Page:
You can love a book for its story or the way that it is told, the characters or plot intricacies or for the feeling that settles into your gut as a post-reading experience. And that is what 1Q84 did for me. It crawled into my skin, made home within and gave me this unsettling feeling, which, try as I might could not dust off.
It is evident from the title of the book, that it has got to do something with George Orwell’s 1984. While 1984 thrives on a futuristic, post war dystopian world, Murakami plays with parallel universes. His female protagonist, Aomame slips into an other worldly Tokyo that has many eerie situations to offer. Aomame struggles, and I struggled with her to make sense of her surroundings. It becomes even more complicated with the arrival of the male protagonist, Tengo who has a penchant for writing.
Aomame, who is secretly a moral assassin and Tengo, who treads a dangerous path of ghost writing for a dyslexic teen girl are both thrown into a sequence of sinister incidents that they must first recognize, understand and then escape. What is remarkable is how the author builds a painfully slow connection between Aomame and Tengo. It was as though someone gave me the daunting task of listening to a chalk scrape against a blackboard in slow motion. Having said that, I certainly don’t mean that the story is boring. It is interesting in an abnormal way.
Although at the base of it all, it can be termed as a love story, calling it that would be a description taken out of context. Aomame and Tengo who are worlds apart, and not metaphorically in that, encounter some if the finest book characters who have distinct personalities supported by great past stories. The book becomes even more gripping due to its non-linear format where the reader travels back and forth in time with the reminiscing characters.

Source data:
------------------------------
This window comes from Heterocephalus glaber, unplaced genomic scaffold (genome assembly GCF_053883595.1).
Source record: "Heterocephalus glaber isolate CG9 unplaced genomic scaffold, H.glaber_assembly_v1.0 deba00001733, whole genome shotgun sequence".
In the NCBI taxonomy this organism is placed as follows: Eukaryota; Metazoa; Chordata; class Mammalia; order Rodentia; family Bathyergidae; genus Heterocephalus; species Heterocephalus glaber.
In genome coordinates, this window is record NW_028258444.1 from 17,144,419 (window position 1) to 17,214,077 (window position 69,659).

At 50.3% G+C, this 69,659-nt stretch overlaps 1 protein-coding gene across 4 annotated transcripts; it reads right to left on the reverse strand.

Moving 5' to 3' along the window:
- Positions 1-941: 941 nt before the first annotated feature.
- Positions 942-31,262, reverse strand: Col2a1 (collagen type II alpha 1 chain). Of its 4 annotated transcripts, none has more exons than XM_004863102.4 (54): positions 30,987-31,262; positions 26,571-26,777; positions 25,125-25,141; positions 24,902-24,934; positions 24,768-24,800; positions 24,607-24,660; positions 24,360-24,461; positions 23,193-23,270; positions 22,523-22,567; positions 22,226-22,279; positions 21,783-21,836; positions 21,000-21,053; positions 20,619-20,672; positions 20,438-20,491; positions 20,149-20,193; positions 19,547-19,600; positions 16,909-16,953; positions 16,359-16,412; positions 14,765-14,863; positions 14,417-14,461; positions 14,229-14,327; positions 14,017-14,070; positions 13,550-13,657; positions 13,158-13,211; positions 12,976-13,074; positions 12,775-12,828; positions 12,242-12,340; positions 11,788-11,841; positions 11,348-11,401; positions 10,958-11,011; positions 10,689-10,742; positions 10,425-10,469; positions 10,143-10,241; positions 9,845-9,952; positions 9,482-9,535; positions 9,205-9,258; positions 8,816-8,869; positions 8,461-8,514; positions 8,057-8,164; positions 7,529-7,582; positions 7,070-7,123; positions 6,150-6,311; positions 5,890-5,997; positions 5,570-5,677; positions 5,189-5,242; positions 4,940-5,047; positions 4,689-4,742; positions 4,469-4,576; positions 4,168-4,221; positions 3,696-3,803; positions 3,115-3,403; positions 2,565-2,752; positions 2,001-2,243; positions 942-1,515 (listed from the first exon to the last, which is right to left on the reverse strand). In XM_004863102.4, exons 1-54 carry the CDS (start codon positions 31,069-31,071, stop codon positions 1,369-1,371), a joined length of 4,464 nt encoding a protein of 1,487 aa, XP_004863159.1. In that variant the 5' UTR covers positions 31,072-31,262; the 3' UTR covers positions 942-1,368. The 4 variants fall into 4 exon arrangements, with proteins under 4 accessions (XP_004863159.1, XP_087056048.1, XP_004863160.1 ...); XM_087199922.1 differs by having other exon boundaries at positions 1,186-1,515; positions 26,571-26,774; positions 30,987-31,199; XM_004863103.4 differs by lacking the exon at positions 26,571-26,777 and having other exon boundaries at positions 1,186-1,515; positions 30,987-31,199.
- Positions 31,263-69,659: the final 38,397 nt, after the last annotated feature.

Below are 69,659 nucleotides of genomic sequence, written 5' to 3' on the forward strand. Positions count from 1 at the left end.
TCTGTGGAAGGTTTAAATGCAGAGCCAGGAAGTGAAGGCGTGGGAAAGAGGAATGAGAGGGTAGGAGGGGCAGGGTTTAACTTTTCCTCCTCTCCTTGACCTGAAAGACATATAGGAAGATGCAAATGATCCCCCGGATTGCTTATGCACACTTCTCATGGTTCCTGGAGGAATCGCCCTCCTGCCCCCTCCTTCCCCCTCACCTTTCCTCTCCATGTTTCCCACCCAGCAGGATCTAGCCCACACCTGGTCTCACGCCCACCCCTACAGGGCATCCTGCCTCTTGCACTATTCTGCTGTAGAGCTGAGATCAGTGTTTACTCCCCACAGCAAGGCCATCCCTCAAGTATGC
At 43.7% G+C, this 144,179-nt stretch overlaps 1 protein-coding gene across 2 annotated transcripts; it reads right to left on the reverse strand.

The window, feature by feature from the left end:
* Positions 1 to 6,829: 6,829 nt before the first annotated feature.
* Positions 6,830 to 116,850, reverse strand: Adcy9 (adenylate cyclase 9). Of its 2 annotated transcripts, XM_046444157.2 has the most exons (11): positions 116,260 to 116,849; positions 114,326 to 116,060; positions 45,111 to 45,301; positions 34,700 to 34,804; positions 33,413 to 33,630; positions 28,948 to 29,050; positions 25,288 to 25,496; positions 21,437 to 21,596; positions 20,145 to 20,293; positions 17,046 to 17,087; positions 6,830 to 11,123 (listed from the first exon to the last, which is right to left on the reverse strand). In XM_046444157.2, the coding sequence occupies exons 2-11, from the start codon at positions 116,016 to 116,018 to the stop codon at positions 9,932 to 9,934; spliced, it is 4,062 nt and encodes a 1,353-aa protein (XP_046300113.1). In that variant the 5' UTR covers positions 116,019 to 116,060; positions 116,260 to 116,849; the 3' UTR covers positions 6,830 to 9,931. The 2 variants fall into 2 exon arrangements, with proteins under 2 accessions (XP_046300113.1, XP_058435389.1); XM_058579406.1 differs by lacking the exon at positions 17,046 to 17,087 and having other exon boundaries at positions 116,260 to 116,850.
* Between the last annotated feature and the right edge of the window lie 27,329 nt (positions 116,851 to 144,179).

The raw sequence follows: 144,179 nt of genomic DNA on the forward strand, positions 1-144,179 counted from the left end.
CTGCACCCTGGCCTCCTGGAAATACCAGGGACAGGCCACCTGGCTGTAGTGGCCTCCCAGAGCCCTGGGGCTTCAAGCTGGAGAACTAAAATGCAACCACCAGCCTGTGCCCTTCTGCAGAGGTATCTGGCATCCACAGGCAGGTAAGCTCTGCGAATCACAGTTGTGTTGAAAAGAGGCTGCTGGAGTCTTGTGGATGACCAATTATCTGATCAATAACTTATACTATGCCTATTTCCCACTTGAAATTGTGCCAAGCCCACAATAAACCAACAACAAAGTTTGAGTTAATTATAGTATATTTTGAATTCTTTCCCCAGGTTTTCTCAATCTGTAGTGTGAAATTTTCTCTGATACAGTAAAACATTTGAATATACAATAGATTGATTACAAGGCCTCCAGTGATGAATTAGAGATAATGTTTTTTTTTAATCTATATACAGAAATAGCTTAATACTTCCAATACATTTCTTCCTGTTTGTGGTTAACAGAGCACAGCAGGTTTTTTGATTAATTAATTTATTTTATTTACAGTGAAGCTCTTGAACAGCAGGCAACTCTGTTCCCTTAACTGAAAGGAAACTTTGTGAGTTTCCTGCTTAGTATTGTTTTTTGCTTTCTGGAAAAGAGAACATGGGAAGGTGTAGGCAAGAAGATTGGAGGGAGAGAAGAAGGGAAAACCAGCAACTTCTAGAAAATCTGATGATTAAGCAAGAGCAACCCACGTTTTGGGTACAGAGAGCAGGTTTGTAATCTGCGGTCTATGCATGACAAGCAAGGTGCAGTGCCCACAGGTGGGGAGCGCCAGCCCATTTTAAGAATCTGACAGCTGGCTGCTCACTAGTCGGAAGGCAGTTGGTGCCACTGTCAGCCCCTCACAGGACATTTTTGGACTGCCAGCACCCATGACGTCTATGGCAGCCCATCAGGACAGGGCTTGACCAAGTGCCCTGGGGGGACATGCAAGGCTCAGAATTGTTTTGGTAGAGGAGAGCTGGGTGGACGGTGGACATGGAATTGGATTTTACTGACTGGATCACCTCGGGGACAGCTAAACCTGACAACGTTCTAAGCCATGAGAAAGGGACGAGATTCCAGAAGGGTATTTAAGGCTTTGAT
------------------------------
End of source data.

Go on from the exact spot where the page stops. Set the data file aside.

I was most fascinated with ‘the Little People’, who serve as yet another disturbingly magical concept. At the centre of the plot, lies a religious cult group, that is trying to erase the evidences of a crime they may or may not have committed. In the midst of all this brooding environment, Aomame and Tengo must figure where they stand – both individually and together. The manner in which Murakami manages to weave in some great insights to life and philosophical views, is only proof of what a fantastic writer he is!
As for the ending, I wasn’t particularly impressed by it. I felt like I skipped twenty pages just before the climax. The struggle and tension that slowly but surely builds through the book, just collapses towards the end without a final edge. I felt that the ending was a bit too easy, too convenient. But then again, that goes well with the general unsettling feeling that the book provides.
All in all, the tale is gripping and won’t let you be on cloud nine for most days while you’re at it and that is exactly why you should volunteer for the experience. In a nutshell, please read 1Q84!